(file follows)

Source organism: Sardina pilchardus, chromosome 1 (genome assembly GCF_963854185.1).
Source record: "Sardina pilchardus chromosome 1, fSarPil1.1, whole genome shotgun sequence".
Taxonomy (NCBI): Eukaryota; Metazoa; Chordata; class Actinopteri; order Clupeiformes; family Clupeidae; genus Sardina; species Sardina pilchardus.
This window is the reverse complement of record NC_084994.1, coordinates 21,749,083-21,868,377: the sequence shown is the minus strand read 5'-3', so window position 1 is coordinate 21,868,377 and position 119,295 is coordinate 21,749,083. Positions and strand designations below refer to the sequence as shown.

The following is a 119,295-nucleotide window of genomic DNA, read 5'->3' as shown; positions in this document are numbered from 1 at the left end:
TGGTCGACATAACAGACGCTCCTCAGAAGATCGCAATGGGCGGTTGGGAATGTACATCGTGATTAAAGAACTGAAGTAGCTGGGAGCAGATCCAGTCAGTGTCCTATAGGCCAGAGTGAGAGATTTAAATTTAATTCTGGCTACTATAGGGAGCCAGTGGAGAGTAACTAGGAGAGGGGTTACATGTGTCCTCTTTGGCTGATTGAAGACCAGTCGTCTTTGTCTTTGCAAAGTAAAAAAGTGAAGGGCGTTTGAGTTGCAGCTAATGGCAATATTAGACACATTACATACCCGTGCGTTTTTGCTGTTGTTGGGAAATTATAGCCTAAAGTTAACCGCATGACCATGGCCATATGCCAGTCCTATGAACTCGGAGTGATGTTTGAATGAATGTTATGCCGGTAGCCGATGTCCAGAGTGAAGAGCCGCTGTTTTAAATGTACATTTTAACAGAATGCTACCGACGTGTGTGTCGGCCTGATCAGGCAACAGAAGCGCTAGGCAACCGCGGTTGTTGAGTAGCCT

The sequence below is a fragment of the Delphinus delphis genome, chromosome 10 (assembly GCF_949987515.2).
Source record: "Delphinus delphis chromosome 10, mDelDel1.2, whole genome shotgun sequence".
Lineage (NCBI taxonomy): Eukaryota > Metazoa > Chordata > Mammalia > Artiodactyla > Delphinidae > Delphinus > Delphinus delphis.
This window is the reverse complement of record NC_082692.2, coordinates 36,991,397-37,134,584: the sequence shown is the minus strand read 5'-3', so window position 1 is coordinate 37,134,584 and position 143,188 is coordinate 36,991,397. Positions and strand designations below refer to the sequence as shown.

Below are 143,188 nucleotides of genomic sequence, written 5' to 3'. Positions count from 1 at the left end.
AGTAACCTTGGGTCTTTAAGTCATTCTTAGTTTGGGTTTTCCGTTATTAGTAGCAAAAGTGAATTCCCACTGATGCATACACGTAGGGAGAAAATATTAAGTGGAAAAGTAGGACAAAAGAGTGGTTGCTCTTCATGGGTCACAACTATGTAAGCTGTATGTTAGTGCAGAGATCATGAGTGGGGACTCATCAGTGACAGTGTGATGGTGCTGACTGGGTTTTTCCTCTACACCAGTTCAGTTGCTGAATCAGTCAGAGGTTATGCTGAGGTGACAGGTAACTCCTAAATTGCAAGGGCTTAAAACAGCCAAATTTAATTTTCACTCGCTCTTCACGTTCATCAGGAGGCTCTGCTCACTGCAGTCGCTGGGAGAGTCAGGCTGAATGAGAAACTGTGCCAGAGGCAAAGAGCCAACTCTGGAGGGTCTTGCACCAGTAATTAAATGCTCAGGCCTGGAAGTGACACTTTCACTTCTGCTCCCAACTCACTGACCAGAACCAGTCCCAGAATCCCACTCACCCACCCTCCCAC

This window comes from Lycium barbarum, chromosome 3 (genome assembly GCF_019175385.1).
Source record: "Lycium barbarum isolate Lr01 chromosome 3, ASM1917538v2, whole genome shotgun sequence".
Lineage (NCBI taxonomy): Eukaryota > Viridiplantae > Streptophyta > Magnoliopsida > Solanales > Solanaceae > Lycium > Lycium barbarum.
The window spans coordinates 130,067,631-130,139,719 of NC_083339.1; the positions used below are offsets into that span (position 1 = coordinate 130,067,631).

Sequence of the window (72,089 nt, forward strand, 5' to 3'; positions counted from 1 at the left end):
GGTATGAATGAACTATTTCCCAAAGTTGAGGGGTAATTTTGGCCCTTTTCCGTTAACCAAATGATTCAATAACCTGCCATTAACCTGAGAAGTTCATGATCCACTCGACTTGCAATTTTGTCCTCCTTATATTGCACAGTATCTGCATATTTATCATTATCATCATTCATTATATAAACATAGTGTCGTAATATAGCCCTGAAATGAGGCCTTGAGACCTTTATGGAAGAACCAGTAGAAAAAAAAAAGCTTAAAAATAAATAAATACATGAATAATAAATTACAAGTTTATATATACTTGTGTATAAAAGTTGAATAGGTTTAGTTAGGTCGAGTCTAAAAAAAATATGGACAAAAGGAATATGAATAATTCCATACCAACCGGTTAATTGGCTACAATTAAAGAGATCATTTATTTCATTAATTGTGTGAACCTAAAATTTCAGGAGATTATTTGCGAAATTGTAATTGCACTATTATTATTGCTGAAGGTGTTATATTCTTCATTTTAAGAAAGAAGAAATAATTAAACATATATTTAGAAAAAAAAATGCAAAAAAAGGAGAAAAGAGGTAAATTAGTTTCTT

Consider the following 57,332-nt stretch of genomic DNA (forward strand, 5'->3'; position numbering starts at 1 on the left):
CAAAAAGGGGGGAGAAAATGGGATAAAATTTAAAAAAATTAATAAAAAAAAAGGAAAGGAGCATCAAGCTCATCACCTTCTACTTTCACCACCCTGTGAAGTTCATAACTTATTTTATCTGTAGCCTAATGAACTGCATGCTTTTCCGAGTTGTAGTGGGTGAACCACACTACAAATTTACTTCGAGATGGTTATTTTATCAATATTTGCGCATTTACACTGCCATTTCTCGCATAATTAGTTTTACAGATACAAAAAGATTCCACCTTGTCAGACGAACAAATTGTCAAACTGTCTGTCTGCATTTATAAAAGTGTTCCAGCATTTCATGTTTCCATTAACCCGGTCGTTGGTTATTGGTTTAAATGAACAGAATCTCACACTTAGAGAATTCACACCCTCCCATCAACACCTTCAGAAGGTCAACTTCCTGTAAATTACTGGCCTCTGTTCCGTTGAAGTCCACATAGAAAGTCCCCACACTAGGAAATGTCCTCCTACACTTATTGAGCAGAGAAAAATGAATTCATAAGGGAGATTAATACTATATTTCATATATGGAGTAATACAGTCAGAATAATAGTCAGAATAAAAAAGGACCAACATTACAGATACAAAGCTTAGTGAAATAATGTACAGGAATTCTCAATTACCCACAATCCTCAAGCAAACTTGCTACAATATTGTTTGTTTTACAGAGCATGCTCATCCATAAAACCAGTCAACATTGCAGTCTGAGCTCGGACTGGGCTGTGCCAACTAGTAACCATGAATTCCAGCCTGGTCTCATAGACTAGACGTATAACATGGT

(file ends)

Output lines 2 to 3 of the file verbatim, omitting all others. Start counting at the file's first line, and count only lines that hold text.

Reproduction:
Source record: "Sardina pilchardus chromosome 1, fSarPil1.1, whole genome shotgun sequence".
Taxonomy (NCBI): Eukaryota; Metazoa; Chordata; class Actinopteri; order Clupeiformes; family Clupeidae; genus Sardina; species Sardina pilchardus.